Spec sheets and developer guides are available for more than 70 devices, a sizable though incomplete portion of the company's current product line. The tools offered at the site include SDKs geared at Java developers, including one kit specifically tailored for the company's Linux-based phones. Like all of the SDKs, though, the kit is a Windows-only application.
All of the resources are available free of charge, and there is currently no registration required in order to gain access. The site does have a "Membership/Join Now" page, but it is currently inactive, and the company failed to answer inquiries regarding the benefits of membership by press time. Members of Motorola's previous developer programs Motocoder and iDEN will have their existing memberships transferred to the new, consolidated program.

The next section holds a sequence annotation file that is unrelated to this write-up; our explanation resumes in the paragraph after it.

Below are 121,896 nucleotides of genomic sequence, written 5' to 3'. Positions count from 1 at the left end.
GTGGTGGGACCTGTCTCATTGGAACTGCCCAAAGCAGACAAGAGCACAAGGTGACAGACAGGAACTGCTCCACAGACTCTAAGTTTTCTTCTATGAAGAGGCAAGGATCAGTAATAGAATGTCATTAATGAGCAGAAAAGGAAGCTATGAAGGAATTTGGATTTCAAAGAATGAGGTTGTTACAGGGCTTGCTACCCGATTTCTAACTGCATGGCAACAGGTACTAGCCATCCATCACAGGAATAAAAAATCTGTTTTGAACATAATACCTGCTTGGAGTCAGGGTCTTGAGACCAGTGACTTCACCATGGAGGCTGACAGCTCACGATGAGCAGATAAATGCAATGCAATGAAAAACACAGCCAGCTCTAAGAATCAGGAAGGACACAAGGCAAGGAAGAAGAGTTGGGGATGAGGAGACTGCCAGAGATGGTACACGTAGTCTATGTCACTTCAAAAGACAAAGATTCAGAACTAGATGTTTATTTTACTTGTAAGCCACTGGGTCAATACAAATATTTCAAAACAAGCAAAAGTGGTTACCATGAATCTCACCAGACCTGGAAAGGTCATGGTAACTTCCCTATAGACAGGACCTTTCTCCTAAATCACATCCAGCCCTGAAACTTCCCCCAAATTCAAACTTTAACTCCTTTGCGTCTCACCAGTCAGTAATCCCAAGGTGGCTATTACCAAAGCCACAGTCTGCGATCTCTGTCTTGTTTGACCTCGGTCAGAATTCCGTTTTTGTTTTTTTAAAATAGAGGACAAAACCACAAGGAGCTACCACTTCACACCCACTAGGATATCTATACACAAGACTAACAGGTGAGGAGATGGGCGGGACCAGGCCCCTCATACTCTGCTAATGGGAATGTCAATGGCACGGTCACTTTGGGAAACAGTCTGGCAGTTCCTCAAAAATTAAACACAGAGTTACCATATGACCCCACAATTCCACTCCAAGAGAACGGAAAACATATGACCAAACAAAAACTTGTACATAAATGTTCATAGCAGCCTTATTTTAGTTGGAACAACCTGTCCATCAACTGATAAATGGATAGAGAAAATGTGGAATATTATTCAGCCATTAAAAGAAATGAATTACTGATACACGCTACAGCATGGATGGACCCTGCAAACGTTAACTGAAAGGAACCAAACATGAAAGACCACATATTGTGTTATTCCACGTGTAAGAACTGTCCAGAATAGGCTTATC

For Linux programmers looking to develop or port applications for the platform, there is not yet much in the way of new information. Motorola continues to encourage the use of Java on its Linux-based phones (as it does for its non-Linux-based phones) rather than developing directly on top of the Linux operating system. However, centralizing both information and support resources -- and making both public -- will clearly be a boon to developers from a convenience standpoint.
In April, Motorola's Mark VandenBrink told the LinuxWorld conference audience to expect both a new revision to the platform this year and a corresponding effort to assist independent software vendors. The launch of MOTODEV is in accord with these moves, and although there are still empty placeholders at the site, they signal that more is to come. In both its initial announcement and its Frequently Asked Questions page, the company refers to the current portal as only the initial phase of a new developer program, focused for now on integrating its existing developer resources into one location.